Since human testing with vesicating agents such as HD is unethical, candidate treatment regimens need to be tested in an appropriate animal model. The animal model of choice is the pig, due to the similarities between human and porcine skin. 8797 The comparable histological characteristics of pig and human skin are similarities in epidermal thickness and composition, epidermal enzyme patterns, epidermal tissue turnover time, lipid content , character of keratinous proteins, pelage density and pattern of hair growth, dermal structure, deposition of subdermal fat, and general morphology. 9092 In addition, pig skin is antigenically closer to human skin than is rodent skin. A number of human antibodies have been shown to cross-react in pig skin. 98 US Environmental Protection Agency guidelines for dermal exposure assessment state that the percutaneous absorption of many compounds in the pig is similar to that found in humans. 93 Dick and Scott 90 found that pig skin permeability to selected lipophilic penetrants was closer to that of human skin than was rat skin. Klain et al 94 concluded that pig skin was a good model for human skin metabolic studies. Meyer et al 95 concluded that among the domestic species, the pig provides the most suitable experimental model for dermatological research on humans. Results from studies of experimental treatments in porcine models of partial-thickness wound healing have correlated well with results of clinical studies. 91 These findings suggest that the pig is a suitable research animal to use for predicting cutaneous effects of xenobiotics in humans. Some differences between human and porcine skin have been noted, however. Pigs lack eccrine sweat glands, 92 although hair and sebaceous gland number and distribution are similar. 91 Tubular apocrine glands are present and lie adjacent to hair follicles, and are more numerous than in humans. 92 The subepidermal vascular network is less dense than it is in humans; however, the pattern of vascularization in the lower region corresponds to that found in humans. 92 In addition, the permeability of pig skin to HD may be significantly higher than that of human skin under certain conditions. 96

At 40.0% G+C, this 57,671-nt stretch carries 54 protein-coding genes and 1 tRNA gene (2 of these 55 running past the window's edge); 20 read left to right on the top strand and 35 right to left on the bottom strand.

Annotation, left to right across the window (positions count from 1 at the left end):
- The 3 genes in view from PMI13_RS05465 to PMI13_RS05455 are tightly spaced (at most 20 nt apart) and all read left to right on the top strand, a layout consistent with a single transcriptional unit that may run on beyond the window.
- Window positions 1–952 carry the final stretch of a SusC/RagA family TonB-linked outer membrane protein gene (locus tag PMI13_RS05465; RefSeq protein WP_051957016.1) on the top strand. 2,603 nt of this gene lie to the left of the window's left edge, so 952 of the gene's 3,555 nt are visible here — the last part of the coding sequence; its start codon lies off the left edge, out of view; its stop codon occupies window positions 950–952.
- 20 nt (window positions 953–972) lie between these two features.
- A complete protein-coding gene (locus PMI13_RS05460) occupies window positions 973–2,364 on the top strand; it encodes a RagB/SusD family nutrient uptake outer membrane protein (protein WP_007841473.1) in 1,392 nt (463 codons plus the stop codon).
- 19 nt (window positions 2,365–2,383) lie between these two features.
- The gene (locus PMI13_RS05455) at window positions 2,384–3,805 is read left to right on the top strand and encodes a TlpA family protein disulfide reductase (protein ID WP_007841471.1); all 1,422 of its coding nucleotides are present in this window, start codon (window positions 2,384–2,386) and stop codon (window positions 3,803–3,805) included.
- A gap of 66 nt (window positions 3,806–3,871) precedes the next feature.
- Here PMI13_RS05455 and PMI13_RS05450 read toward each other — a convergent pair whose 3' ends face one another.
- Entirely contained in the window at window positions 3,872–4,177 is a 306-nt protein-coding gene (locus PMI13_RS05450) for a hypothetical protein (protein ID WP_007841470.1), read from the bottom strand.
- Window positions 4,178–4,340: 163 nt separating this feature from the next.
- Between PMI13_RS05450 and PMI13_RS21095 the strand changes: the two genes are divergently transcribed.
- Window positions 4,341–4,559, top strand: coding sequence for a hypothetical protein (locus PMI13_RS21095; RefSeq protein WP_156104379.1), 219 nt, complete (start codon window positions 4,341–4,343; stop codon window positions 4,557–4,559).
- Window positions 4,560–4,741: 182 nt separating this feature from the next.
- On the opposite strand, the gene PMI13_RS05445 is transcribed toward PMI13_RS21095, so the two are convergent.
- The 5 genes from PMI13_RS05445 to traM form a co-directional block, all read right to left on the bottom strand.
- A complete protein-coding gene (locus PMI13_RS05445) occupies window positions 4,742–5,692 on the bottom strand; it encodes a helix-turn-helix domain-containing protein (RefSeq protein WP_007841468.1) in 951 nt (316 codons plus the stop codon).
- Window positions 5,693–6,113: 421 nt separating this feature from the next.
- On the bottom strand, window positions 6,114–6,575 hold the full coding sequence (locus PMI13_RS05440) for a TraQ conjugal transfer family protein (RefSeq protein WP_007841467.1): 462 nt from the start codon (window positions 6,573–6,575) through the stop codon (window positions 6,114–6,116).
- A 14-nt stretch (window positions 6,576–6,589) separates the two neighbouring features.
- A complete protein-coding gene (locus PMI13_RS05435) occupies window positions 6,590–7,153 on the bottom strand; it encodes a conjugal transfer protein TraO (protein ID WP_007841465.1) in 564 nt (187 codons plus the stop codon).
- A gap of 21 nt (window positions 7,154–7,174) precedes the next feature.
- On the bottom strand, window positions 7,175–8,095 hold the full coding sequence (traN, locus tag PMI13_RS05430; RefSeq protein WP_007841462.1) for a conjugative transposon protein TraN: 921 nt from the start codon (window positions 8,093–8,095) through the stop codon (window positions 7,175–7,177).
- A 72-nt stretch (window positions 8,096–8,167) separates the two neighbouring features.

Pigs have been widely used in vesicant research. 10 , 11 , 38 , 45 , 83 , 96109 Weanling pigs have often been used for their ease of handling during lengthy wound healing studies. They are small enough to be easily placed under chemical fume hoods during agent exposures and have a large enough body surface to allow multiple, large (3-cm-diameter) lesions to be placed on either the dorsum or the ventral abdominal surface. While they do grow during wound healing studies, functional data (eg, microcutaneous blood flow, skin color) can be normalized to surrounding unaffected skin 83 and morphometric data can be normalized to total body surface area 45 to take this growth into account. The healing process appears to be optimal in young pigs. 92 The healing rate is faster in Yorkshire piglets than in mature Yucatan miniature pigs, 91 and young pigs are highly resistant to contamination and infection. 92 Furthermore, pigs are amenable to habituation and can be trained to allow noninvasive biophysical skin measurements to be obtained from HD-exposed sites on the dorsum without the need for restraint or anesthesia. 110 Finally, the use of pigs in cutaneous ulcer and burn wound research is supported by the US Food and Drug Administration. 111 Thus, weanling pigs appear to be a suitable model for examining the efficacy of treatment regimens without significant interference caused by high infection rates or slow healing rates. However, they would not likely be the ideal model for studying wound colonization or infection.

While there is no common laboratory animal species, including the pig, that generates frank blisters, as do humans, HD has been noted to induce microblisters in pigs. 10 This lack of frank blistering is thought to be the result of a diminished superficial dermal vascular plexus, a densely arranged dermis, and lack of loose areolar tissue that precludes intercellular fluid accumulation. 92

Immediate treatment of cutaneous sulfur mustard casualties

This section describes the recommendations of the US-UK working group for the immediate treatment of HD casualties. The uses of anti-inflammatory agents, antioxidants, and occlusive/semiocclusive dressings are discussed. The potential need for replacement fluid therapy and management of intact blisters are also addressed.